A Papal Confession
These days of papal succession remind me that my first great ambition in life was to be Pope, maybe even the first American Pope. This all came about during my years in Catholic grade school, most notably in 1958 when I was ten years old, in fifth grade, an altar boy and clearly very impressionable. 1958 was the year Pope Pius XII died so the whole papal succession thing was a big deal for us wee small Catholics. Earlier that same year the Bishop of Richmond died which further highlighted the hierarchical transition and opportunities to move up in that hierarchy.
The nuns at our school had convinced me that the only true vocation in life was the priesthood. Since girls were not even on my radar at the time, I certainly bought into the whole shtick and the idea of being Pope seemed pretty cool. When I was confirmed later that year, I took the name Pius (after St Pius X) because I figured that would give me a head start toward my destiny. Knowing now about X's extreme conservatism and XII's checkered record during the Holocaust, the choice is no small embarrassment.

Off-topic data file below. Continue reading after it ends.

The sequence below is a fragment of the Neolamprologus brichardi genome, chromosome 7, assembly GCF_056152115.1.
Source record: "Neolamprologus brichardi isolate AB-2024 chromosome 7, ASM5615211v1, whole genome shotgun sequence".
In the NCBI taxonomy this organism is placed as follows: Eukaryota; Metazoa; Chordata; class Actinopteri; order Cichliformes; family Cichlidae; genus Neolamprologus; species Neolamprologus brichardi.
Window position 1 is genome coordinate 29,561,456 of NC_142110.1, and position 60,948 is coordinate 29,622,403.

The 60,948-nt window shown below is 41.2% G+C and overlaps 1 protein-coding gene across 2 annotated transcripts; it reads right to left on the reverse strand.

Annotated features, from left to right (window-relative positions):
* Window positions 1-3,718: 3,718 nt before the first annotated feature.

My ambition did not survive growing up. Ideas of the priesthood had fallen by the wayside by the time I finished Catholic school in grade 8 and my Catholic faith dissipated during my high school years. By then my interest had turned to politics and my new ambition was to be the first Republican governor of Virginia since Reconstruction, an idea that seemed as farfetched as the idea of a non-Italian Pope. I grew out of that one, too, even before a Republican was elected governor of Virginia in 1969.
By then I was very much focused on figuring out a way to avoid being sent to Vietnam. Like those earlier big ambitions, that one didn't come off, either.